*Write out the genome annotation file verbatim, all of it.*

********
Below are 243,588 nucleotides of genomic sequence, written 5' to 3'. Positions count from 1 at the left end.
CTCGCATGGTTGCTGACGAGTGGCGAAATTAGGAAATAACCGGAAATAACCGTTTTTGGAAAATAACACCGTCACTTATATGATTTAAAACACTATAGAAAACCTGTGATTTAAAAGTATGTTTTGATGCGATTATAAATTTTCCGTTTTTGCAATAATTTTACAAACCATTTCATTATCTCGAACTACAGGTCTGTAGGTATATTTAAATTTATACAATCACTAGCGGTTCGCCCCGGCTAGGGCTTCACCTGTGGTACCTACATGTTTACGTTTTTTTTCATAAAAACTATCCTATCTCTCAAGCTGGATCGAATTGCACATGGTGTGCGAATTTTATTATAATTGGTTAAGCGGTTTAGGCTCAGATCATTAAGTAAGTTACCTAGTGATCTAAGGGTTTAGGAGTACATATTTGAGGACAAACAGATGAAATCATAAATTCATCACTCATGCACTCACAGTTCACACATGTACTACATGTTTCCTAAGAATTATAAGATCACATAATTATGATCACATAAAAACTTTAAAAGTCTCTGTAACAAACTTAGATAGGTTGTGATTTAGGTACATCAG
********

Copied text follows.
Below are 243,588 nucleotides of genomic sequence, written 5' to 3'. Positions count from 1 at the left end.
CTCGCATGGTTGCTGACGAGTGGCGAAATTAGGAAATAACCGGAAATAACCGTTTTTGGAAAATAACACCGTCACTTATATGATTTAAAACACTATAGAAAACCTGTGATTTAAAAGTATGTTTTGATGCGATTATAAATTTTCCGTTTTTGCAATAATTTTACAAACCATTTCATTATCTCGAACTACAGGTCTGTAGGTATATTTAAATTTATACAATCACTAGCGGTTCGCCCCGGCTAGGGCTTCACCTGTGGTACCTACATGTTTACGTTTTTTTTCATAAAAACTATCCTATCTCTCAAGCTGGATCGAATTGCACATGGTGTGCGAATTTTATTATAATTGGTTAAGCGGTTTAGGCTCAGATCATTAAGTAAGTTACCTAGTGATCTAAGGGTTTAGGAGTACATATTTGAGGACAAACAGATGAAATCATAAATTCATCACTCATGCACTCACAGTTCACACATGTACTACATGTTTCCTAAGAATTATAAGATCACATAATTATGATCACATAAAAACTTTAAAAGTCTCTGTAACAAACTTAGATAGGTTGTGATTTAGGTACATCAG